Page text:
Anne Dutton's Letters on Spiritual Subjects

Dear Sir,
I am glad that you see your own exceeding vileness. The exceeding riches of God's free grace in using you will be thereby the more abundantly displayed in your sight. We are indeed, Sir, in what the Lord does by us, "like the tools that the workman takes into his hand, by which he does his work as pleases him;" only there is this difference—the workman chooses tools that are fit for his work, and not such as will be troublesome and offensive to him therein. But the Lord chooses the worst, the basest, the vilest things to work with, that the excellency of the power might be of God and not of us, and the exceeding riches of His grace displayed—while our unworthiness and vileness serve as a foil to commend and reflect His infinite glory!

I an sure of this—that the Lord takes the worst, else He had never taken vile, provoking me, to do the least service by. But so it is, because grace reigns, and forever shall free grace have all the glory, while I, humbled before the majesty thereof and happy under its glorious shine, do loath myself in my own sight for all my abominations.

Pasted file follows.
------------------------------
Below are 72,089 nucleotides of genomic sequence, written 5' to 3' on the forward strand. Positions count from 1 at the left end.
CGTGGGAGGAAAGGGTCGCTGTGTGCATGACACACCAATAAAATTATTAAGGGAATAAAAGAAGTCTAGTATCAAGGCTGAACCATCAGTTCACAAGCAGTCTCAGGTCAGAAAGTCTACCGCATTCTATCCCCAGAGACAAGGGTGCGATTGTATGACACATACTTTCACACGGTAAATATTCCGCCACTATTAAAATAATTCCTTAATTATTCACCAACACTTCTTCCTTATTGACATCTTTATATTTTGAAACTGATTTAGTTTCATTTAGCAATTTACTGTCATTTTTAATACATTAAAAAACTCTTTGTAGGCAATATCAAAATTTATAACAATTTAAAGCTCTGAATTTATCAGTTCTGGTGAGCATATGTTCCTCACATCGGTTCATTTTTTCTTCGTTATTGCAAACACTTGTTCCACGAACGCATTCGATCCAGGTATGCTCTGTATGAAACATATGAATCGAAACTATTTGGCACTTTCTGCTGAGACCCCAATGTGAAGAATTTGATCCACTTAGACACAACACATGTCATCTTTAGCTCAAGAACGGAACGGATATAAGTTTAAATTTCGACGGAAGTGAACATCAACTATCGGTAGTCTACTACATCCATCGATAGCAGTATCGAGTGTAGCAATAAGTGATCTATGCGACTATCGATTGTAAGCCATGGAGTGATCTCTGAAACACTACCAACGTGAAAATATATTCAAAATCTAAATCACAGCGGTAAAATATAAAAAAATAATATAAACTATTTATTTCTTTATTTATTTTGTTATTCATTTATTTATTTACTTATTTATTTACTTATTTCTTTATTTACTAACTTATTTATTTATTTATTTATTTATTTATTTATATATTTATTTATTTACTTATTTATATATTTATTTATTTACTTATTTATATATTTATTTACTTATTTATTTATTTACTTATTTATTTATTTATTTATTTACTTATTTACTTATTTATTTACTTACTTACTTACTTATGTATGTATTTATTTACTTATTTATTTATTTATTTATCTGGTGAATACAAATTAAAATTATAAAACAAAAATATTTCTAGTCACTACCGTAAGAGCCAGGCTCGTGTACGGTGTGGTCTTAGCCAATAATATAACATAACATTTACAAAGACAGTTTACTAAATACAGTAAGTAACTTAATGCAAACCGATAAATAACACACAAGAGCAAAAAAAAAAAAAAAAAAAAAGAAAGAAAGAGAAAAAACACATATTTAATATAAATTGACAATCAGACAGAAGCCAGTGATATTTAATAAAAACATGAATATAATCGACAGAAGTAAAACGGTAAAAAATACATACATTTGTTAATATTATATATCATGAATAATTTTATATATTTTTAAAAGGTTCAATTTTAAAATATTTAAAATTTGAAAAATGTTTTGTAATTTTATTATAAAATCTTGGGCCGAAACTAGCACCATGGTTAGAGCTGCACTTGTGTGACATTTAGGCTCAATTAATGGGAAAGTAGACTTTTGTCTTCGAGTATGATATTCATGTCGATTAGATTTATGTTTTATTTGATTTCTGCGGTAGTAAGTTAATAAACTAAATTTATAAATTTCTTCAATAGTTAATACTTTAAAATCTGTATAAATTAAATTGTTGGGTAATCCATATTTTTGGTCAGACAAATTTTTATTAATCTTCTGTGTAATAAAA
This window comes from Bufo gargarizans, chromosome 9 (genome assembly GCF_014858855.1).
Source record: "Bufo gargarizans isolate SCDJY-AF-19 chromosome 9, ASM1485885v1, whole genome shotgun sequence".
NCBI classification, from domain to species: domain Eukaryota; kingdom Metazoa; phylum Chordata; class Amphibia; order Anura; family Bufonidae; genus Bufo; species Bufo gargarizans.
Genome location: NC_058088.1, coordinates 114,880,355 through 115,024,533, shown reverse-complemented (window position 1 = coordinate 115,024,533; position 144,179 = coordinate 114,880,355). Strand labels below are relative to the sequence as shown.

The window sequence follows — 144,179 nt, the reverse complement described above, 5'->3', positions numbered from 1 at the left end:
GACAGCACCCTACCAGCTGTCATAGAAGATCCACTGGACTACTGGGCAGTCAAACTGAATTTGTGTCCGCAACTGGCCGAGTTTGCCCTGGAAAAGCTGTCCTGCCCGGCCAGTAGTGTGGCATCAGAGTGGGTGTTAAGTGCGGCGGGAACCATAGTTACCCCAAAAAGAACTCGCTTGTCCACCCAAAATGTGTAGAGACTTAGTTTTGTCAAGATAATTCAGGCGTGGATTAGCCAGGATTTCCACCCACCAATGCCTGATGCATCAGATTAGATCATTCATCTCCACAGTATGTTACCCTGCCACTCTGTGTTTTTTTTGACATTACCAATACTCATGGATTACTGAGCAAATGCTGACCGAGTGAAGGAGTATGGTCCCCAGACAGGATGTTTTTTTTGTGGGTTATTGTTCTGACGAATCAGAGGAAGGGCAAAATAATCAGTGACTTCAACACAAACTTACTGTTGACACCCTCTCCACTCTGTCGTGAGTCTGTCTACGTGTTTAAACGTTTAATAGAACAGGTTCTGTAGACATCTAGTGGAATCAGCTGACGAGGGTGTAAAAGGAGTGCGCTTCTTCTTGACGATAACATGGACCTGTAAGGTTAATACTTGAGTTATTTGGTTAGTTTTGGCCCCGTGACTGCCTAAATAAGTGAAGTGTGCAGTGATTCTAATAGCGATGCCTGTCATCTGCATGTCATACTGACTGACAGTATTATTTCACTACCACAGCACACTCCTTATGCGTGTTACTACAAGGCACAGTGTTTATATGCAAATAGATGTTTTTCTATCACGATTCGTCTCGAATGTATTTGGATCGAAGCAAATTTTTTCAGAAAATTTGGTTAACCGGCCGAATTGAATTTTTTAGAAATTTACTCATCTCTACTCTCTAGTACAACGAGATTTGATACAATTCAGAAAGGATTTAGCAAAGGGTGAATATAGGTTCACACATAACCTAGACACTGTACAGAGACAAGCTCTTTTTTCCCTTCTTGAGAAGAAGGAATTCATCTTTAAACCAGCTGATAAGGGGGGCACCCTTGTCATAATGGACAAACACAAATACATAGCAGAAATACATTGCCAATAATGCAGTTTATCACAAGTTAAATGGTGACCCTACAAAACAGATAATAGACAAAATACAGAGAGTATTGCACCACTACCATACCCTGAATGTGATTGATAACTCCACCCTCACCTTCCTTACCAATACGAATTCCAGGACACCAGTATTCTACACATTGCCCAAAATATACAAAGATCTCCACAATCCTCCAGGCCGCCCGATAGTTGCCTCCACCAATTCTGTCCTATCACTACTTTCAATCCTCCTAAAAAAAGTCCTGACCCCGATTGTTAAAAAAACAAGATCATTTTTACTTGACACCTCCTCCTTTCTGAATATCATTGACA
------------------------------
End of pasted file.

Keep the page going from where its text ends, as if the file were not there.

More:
The Lord can work by whom He will. And to show His power and grace, He takes the most unworthy and unfit, and makes them fit for His work. He puts a value upon worthless worms as if they were well deserving, and upon their work as if it was well done, whereas, all the good that was done was from Himself, and all the evil that attended us in doing of it He casts into the depths of the sea—into the infinite depths of His pardoning grace and the merit of the Redeemer's blood. This is the Lord! This is our God!

Truly, we are like knotty, cross-grained wood, which requires much skill, labor, and patience in the workman that works it, and a variety of instruments to be used upon it to bring it to that order, beauty and usefulness which other wood is easily wrought unto. But the Lord, our glorious worker, will not give over working upon such knotty, cross-grained pieces as we, nor will He ever become weary of His work, because, in His infinite, free, unchangeable love, He has taken us into His own hand to work us for Himself, and is firmly resolved that He will off with all our knots and ruggedness, whatever it cost Him, whatever ways and means to effect it, and put such a beauty, usefulness, and glory upon us, even upon us, the worst pieces that could be found, as therein and thereby to show His art, power, and patience as God, and the exceeding riches of His grace, upon us the vessels of mercy, whom in His eternal counsels and designs, He had afore prepared unto endless glory.

He is resolved to bring us up to that pattern of glory which He had in His eye; to make us perfectly conformed to the image of His Son in holiness and glory; and for this great good, all things, as so many instruments in His hand, the great, the Almighty Agent does jointly, harmoniously and continually work together.